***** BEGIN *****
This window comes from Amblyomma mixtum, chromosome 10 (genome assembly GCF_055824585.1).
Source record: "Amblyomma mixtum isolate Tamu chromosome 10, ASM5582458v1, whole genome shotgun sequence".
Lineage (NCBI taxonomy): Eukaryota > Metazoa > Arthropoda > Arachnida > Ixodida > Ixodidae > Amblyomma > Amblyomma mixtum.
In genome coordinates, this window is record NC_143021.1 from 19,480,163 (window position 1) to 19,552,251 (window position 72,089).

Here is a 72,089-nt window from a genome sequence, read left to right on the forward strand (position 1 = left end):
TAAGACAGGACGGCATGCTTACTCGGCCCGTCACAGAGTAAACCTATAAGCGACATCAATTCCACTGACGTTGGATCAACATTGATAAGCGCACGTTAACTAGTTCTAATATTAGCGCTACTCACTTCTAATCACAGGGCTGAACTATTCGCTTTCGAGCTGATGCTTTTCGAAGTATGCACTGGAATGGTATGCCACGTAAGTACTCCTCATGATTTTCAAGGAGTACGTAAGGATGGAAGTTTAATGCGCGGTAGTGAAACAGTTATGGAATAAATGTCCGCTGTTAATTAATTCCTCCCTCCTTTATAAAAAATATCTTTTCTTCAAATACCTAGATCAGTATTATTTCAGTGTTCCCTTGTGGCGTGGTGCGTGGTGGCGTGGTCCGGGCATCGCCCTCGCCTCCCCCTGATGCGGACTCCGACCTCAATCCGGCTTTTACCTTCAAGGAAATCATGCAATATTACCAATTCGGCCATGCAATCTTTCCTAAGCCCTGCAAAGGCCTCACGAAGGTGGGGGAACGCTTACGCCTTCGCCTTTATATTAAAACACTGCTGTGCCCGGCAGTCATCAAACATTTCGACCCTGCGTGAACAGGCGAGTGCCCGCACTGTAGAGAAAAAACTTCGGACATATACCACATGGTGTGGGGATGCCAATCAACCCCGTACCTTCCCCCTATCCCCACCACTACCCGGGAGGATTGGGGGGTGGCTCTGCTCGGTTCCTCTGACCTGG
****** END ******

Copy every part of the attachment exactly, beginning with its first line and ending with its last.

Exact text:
This window comes from Amblyomma mixtum, chromosome 10 (genome assembly GCF_055824585.1).
Source record: "Amblyomma mixtum isolate Tamu chromosome 10, ASM5582458v1, whole genome shotgun sequence".
Lineage (NCBI taxonomy): Eukaryota > Metazoa > Arthropoda > Arachnida > Ixodida > Ixodidae > Amblyomma > Amblyomma mixtum.
In genome coordinates, this window is record NC_143021.1 from 19,480,163 (window position 1) to 19,552,251 (window position 72,089).

Here is a 72,089-nt window from a genome sequence, read left to right on the forward strand (position 1 = left end):
TAAGACAGGACGGCATGCTTACTCGGCCCGTCACAGAGTAAACCTATAAGCGACATCAATTCCACTGACGTTGGATCAACATTGATAAGCGCACGTTAACTAGTTCTAATATTAGCGCTACTCACTTCTAATCACAGGGCTGAACTATTCGCTTTCGAGCTGATGCTTTTCGAAGTATGCACTGGAATGGTATGCCACGTAAGTACTCCTCATGATTTTCAAGGAGTACGTAAGGATGGAAGTTTAATGCGCGGTAGTGAAACAGTTATGGAATAAATGTCCGCTGTTAATTAATTCCTCCCTCCTTTATAAAAAATATCTTTTCTTCAAATACCTAGATCAGTATTATTTCAGTGTTCCCTTGTGGCGTGGTGCGTGGTGGCGTGGTCCGGGCATCGCCCTCGCCTCCCCCTGATGCGGACTCCGACCTCAATCCGGCTTTTACCTTCAAGGAAATCATGCAATATTACCAATTCGGCCATGCAATCTTTCCTAAGCCCTGCAAAGGCCTCACGAAGGTGGGGGAACGCTTACGCCTTCGCCTTTATATTAAAACACTGCTGTGCCCGGCAGTCATCAAACATTTCGACCCTGCGTGAACAGGCGAGTGCCCGCACTGTAGAGAAAAAACTTCGGACATATACCACATGGTGTGGGGATGCCAATCAACCCCGTACCTTCCCCCTATCCCCACCACTACCCGGGAGGATTGGGGGGTGGCTCTGCTCGGTTCCTCTGACCTGG